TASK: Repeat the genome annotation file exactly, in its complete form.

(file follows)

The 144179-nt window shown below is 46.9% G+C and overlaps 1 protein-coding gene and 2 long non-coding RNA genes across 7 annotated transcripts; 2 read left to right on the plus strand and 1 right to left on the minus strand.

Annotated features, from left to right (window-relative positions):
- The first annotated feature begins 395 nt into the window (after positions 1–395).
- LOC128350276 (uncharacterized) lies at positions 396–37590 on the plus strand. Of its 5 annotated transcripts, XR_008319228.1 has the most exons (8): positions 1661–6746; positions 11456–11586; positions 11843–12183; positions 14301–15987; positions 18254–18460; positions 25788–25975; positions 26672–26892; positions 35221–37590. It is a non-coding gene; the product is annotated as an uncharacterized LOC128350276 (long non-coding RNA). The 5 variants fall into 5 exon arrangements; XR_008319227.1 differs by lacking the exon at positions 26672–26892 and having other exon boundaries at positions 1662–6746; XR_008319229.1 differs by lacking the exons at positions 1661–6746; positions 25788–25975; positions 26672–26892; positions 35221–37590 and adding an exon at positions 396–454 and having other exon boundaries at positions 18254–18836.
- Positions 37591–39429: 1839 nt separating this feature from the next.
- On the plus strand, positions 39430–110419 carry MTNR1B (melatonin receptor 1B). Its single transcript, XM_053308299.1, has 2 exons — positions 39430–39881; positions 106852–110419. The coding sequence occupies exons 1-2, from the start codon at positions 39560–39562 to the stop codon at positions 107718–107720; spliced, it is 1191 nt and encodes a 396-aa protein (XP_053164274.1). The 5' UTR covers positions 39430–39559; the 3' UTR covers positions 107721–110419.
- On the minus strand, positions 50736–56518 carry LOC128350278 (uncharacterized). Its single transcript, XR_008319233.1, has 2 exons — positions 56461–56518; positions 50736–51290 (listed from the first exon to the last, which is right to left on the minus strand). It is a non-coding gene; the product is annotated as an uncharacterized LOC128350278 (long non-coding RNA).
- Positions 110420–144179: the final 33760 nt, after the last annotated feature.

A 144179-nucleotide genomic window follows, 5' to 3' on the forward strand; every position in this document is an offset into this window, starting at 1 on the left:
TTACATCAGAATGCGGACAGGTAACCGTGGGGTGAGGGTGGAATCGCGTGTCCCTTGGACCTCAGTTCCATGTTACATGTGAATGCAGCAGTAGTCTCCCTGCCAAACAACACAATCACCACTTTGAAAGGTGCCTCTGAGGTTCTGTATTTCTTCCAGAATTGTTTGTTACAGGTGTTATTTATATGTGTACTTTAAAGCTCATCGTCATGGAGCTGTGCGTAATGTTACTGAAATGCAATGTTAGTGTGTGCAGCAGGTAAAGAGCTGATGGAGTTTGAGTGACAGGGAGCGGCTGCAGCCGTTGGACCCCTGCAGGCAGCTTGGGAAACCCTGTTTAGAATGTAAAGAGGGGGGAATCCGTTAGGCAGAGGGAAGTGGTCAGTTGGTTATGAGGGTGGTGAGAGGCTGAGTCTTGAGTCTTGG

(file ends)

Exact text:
The 144179-nt window shown below is 46.9% G+C and overlaps 1 protein-coding gene and 2 long non-coding RNA genes across 7 annotated transcripts; 2 read left to right on the plus strand and 1 right to left on the minus strand.

Annotated features, from left to right (window-relative positions):
- The first annotated feature begins 395 nt into the window (after positions 1–395).
- LOC128350276 (uncharacterized) lies at positions 396–37590 on the plus strand. Of its 5 annotated transcripts, XR_008319228.1 has the most exons (8): positions 1661–6746; positions 11456–11586; positions 11843–12183; positions 14301–15987; positions 18254–18460; positions 25788–25975; positions 26672–26892; positions 35221–37590. It is a non-coding gene; the product is annotated as an uncharacterized LOC128350276 (long non-coding RNA). The 5 variants fall into 5 exon arrangements; XR_008319227.1 differs by lacking the exon at positions 26672–26892 and having other exon boundaries at positions 1662–6746; XR_008319229.1 differs by lacking the exons at positions 1661–6746; positions 25788–25975; positions 26672–26892; positions 35221–37590 and adding an exon at positions 396–454 and having other exon boundaries at positions 18254–18836.
- Positions 37591–39429: 1839 nt separating this feature from the next.
- On the plus strand, positions 39430–110419 carry MTNR1B (melatonin receptor 1B). Its single transcript, XM_053308299.1, has 2 exons — positions 39430–39881; positions 106852–110419. The coding sequence occupies exons 1-2, from the start codon at positions 39560–39562 to the stop codon at positions 107718–107720; spliced, it is 1191 nt and encodes a 396-aa protein (XP_053164274.1). The 5' UTR covers positions 39430–39559; the 3' UTR covers positions 107721–110419.
- On the minus strand, positions 50736–56518 carry LOC128350278 (uncharacterized). Its single transcript, XR_008319233.1, has 2 exons — positions 56461–56518; positions 50736–51290 (listed from the first exon to the last, which is right to left on the minus strand). It is a non-coding gene; the product is annotated as an uncharacterized LOC128350278 (long non-coding RNA).
- Positions 110420–144179: the final 33760 nt, after the last annotated feature.

A 144179-nucleotide genomic window follows, 5' to 3' on the forward strand; every position in this document is an offset into this window, starting at 1 on the left:
TTACATCAGAATGCGGACAGGTAACCGTGGGGTGAGGGTGGAATCGCGTGTCCCTTGGACCTCAGTTCCATGTTACATGTGAATGCAGCAGTAGTCTCCCTGCCAAACAACACAATCACCACTTTGAAAGGTGCCTCTGAGGTTCTGTATTTCTTCCAGAATTGTTTGTTACAGGTGTTATTTATATGTGTACTTTAAAGCTCATCGTCATGGAGCTGTGCGTAATGTTACTGAAATGCAATGTTAGTGTGTGCAGCAGGTAAAGAGCTGATGGAGTTTGAGTGACAGGGAGCGGCTGCAGCCGTTGGACCCCTGCAGGCAGCTTGGGAAACCCTGTTTAGAATGTAAAGAGGGGGGAATCCGTTAGGCAGAGGGAAGTGGTCAGTTGGTTATGAGGGTGGTGAGAGGCTGAGTCTTGAGTCTTGG